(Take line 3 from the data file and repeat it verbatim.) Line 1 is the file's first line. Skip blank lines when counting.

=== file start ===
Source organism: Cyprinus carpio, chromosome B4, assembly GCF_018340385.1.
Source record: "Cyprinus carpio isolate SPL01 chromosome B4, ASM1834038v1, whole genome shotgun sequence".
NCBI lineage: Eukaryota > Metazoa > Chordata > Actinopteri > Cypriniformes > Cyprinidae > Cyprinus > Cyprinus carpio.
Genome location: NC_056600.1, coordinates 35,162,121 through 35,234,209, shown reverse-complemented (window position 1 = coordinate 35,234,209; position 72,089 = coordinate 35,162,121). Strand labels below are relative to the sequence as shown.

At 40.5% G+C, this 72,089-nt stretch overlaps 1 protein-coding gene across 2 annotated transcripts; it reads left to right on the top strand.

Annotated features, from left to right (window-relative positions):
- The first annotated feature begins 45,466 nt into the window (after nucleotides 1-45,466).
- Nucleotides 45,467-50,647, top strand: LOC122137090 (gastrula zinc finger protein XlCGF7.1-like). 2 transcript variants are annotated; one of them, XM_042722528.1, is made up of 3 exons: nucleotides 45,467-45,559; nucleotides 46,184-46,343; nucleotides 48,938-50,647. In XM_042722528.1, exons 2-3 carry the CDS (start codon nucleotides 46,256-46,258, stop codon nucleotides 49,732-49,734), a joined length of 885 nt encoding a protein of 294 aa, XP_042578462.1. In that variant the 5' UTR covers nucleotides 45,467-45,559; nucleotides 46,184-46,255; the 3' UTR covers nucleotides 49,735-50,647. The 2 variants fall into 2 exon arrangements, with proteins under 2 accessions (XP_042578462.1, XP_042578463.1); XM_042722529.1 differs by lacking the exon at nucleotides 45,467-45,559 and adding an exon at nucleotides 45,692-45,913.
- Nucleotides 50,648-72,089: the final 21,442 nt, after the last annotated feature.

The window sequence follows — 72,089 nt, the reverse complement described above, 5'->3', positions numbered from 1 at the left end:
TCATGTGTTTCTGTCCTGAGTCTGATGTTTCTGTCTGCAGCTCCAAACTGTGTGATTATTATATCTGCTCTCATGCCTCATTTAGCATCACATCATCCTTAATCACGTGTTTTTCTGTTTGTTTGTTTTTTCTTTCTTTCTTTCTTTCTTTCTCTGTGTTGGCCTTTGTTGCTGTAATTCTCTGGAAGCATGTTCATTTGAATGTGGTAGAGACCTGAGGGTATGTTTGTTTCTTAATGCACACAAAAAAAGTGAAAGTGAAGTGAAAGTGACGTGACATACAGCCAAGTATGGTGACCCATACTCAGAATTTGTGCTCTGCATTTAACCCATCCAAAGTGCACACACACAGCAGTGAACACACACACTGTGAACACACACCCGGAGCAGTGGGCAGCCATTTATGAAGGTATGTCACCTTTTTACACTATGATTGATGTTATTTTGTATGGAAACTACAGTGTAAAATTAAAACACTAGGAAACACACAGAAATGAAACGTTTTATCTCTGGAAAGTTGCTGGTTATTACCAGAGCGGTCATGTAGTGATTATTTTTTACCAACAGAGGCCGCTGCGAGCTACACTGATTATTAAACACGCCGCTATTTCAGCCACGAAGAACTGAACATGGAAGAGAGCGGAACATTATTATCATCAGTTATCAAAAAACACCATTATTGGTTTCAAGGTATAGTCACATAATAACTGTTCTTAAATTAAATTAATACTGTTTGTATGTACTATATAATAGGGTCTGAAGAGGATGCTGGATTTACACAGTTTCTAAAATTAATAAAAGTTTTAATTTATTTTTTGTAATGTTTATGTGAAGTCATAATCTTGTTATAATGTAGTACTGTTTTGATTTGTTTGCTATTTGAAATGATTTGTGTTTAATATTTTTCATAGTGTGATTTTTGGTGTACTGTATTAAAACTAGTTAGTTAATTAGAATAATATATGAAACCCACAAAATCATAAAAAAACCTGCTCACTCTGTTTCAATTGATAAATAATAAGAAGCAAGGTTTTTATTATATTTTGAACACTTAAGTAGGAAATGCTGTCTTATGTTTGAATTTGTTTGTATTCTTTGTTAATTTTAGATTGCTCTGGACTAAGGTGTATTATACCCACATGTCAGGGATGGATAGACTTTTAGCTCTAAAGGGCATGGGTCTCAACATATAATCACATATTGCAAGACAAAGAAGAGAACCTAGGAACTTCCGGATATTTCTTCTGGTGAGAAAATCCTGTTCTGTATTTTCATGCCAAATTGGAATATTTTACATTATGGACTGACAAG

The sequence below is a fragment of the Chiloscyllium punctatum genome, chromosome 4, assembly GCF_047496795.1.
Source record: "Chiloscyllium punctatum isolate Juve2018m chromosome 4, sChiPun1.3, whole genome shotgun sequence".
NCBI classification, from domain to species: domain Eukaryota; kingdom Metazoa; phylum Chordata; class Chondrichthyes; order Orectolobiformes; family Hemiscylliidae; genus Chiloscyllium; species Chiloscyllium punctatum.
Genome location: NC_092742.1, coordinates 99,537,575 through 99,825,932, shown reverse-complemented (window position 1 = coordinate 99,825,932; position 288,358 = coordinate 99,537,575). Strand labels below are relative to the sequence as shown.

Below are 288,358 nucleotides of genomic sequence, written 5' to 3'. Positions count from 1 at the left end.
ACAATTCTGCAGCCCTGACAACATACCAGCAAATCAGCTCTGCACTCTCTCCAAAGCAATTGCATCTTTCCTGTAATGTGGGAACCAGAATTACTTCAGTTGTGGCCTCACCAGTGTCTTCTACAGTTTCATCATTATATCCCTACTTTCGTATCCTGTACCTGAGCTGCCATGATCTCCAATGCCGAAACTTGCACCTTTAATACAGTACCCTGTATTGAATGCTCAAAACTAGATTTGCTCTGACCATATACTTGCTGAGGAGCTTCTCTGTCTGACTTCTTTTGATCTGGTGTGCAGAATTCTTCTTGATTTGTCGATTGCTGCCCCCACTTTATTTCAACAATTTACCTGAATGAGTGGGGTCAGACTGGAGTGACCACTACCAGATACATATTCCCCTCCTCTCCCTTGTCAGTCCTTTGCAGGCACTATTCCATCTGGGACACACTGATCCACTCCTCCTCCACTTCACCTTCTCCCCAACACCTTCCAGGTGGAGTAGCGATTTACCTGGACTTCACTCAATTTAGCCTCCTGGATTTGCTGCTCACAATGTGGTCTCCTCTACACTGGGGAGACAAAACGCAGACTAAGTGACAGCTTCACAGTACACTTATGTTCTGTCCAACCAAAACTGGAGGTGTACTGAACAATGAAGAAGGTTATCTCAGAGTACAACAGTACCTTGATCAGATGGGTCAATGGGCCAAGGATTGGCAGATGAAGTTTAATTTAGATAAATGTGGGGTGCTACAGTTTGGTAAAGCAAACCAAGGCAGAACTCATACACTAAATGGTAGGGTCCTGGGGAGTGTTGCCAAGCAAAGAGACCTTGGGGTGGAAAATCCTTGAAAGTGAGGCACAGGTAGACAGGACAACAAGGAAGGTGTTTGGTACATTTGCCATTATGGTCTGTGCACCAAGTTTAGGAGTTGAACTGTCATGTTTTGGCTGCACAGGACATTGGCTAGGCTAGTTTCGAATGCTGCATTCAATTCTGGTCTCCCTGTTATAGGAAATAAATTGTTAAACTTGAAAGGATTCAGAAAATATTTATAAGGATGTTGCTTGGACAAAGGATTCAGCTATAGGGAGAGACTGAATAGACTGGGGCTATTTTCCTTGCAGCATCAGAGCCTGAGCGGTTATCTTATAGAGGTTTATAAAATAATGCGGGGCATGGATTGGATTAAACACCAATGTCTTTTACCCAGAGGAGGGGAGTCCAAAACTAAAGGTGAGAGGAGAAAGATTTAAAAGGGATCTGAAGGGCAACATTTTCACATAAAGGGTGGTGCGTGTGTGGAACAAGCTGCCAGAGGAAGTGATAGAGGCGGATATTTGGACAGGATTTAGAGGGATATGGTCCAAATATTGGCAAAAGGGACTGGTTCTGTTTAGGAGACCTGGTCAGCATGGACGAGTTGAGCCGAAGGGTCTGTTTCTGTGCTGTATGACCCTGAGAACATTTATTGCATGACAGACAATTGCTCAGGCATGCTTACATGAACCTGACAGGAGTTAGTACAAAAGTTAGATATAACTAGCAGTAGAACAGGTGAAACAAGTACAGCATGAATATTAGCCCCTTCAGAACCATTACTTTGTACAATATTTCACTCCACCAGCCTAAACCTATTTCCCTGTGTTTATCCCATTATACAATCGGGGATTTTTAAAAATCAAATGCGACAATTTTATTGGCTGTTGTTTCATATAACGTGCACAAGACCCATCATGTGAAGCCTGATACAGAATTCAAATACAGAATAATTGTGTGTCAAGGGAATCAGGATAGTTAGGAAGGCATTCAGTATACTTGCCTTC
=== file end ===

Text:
NCBI lineage: Eukaryota > Metazoa > Chordata > Actinopteri > Cypriniformes > Cyprinidae > Cyprinus > Cyprinus carpio.